So here was Paul. We might think that a man facing death, a man suffering from loneliness, battling the elements of a Roman winter, a man with nowt to do, a man who had been let down by his friends and fiercely opposed by others; we might think that such a man would begin to take pity on himself. But not Paul! Paul reveals here that his first concern was for the gospel, this thing that he was committed to. He states “the Lord has stood by me and given me strength (through all these things), so that through me the message might be fully proclaimed and all the Gentiles might hear it (v.17).” In spite of all that he was facing, perhaps at the trial or in the odd conversation with the guards, he was still telling others about what had happened with Jesus. Paul was a man with a purpose, a man with a mission, a man so totally committed to God that no amount of hardship or toil was going to stop him from talking about how a living Jesus encountered him. Now that, my friends, is commitment. That is commitment! And that is the job that the church has been given in each generation. Like Paul, or Tyndale, we are called in our day to that same level of commitment. We must ask ourselves, “Who and what are we truly committed to? Jesus has asked us to be committed to God. Are we? He has asked us to go forth and make disciples. Do we?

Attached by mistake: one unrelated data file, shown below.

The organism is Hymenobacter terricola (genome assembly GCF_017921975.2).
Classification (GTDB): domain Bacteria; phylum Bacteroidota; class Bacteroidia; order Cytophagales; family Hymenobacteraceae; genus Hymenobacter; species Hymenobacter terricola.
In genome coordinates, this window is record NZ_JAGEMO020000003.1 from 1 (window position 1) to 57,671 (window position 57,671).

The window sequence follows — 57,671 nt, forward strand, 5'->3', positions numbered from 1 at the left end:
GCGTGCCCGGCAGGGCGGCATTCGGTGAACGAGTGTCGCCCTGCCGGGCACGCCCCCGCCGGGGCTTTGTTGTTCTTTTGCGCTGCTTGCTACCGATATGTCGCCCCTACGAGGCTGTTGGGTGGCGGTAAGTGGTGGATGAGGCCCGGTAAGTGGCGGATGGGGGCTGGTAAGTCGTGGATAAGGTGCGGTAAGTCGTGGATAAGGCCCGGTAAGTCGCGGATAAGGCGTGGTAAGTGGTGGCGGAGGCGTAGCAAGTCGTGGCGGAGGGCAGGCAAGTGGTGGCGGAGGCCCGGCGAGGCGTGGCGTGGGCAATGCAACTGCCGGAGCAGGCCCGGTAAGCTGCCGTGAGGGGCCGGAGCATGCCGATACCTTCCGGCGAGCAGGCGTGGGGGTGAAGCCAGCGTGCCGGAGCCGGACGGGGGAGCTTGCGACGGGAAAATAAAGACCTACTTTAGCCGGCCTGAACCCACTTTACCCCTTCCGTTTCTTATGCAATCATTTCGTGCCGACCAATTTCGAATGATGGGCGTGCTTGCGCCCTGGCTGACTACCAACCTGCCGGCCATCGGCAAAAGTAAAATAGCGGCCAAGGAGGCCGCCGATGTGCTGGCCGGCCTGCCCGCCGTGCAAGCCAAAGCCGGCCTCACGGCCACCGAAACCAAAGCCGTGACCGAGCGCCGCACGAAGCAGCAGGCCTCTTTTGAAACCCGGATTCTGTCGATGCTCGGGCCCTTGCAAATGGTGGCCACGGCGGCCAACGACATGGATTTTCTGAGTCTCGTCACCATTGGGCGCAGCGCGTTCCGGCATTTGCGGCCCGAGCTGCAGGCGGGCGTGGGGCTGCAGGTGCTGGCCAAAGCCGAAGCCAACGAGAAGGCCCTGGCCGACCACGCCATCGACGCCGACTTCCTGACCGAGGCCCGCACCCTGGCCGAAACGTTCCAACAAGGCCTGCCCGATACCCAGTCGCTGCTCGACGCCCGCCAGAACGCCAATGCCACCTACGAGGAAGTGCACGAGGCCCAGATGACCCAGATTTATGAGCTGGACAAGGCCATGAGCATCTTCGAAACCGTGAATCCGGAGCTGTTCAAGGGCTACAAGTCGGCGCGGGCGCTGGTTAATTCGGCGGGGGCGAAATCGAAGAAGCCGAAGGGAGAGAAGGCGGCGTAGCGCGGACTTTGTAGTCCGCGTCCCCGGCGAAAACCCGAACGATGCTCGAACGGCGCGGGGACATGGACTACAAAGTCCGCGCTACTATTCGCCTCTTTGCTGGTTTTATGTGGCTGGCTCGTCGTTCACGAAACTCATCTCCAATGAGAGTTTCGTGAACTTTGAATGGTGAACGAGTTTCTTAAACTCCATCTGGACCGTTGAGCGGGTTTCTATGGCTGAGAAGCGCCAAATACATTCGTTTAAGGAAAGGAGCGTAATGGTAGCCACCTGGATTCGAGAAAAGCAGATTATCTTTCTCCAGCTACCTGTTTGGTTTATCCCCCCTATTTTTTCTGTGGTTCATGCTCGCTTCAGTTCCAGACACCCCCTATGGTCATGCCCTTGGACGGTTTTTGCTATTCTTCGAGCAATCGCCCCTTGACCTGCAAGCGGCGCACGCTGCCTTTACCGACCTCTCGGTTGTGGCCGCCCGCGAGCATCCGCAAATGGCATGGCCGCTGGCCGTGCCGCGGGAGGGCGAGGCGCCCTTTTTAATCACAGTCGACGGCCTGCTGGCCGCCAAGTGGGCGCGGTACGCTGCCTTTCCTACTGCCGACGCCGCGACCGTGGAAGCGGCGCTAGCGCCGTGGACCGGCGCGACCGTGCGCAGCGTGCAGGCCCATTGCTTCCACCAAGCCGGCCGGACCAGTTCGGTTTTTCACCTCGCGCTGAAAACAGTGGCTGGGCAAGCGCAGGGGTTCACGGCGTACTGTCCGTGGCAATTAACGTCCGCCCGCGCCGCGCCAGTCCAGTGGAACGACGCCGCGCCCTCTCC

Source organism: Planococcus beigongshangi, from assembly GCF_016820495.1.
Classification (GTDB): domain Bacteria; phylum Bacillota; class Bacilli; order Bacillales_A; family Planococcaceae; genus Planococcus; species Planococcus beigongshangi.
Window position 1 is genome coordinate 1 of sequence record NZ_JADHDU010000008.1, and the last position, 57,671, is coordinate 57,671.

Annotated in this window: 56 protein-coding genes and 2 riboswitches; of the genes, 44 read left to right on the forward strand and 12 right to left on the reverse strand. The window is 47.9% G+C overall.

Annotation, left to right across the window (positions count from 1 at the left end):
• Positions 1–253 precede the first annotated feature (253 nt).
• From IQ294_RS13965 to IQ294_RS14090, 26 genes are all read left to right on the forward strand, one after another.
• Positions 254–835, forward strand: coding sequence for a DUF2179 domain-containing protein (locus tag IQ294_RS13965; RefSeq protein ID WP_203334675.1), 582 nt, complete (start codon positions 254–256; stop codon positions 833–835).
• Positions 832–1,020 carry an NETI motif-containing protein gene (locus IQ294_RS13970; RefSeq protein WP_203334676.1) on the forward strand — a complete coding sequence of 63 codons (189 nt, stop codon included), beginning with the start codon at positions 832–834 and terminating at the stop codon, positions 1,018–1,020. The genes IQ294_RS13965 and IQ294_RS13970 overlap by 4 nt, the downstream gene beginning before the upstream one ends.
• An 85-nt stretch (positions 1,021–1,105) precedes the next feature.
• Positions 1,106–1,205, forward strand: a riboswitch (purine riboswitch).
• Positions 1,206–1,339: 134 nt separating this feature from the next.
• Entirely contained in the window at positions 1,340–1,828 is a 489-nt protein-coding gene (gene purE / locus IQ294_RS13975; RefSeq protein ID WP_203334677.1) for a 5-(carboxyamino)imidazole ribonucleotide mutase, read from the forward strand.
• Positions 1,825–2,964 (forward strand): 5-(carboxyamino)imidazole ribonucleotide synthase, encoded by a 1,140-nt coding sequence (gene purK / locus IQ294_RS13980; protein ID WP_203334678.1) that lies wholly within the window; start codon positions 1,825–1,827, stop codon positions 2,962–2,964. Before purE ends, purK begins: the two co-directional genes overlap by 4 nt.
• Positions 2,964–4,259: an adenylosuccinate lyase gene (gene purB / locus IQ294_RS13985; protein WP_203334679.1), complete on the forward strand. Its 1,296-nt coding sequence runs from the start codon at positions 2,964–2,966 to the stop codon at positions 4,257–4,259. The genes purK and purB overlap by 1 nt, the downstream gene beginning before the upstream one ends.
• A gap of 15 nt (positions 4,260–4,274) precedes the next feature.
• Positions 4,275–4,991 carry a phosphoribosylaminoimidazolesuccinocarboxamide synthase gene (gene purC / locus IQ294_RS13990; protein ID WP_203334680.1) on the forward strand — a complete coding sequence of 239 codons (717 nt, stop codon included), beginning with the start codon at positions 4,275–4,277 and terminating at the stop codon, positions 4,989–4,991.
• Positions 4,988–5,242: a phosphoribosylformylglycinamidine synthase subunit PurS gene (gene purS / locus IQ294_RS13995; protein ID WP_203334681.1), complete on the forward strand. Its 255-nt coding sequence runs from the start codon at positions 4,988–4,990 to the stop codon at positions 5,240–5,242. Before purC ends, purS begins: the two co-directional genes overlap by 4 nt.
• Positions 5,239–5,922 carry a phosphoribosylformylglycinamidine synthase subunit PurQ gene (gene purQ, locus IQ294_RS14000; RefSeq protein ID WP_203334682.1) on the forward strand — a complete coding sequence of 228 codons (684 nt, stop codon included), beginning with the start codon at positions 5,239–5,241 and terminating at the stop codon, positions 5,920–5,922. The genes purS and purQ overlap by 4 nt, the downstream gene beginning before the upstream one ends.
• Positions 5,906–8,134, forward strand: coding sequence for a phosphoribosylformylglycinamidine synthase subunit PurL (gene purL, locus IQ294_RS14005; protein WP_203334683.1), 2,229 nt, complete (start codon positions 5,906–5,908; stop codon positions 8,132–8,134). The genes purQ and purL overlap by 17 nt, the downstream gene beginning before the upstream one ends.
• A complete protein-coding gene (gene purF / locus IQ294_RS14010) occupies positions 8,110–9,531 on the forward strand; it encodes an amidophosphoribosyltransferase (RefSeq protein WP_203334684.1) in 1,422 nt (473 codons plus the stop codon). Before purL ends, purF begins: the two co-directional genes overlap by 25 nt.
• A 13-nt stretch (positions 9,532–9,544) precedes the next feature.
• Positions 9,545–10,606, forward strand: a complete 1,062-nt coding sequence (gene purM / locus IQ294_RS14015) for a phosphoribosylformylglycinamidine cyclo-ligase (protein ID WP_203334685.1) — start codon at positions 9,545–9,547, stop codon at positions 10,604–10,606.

Now all of us, like those whom Paul spoke to, have commitments. We have the various commitments of living in community, marrying, raising children, being involved in gainful employment, but God has asked us, beyond all these things to be committed to him and to the gospel of his son Jesus Christ. Are we? Could we endure the kind of hardship that Paul endured for our faith? Could we endure loneliness, bitter cold, opposition if called upon? Could we face our own demise and still keep believing and conveying the message to others?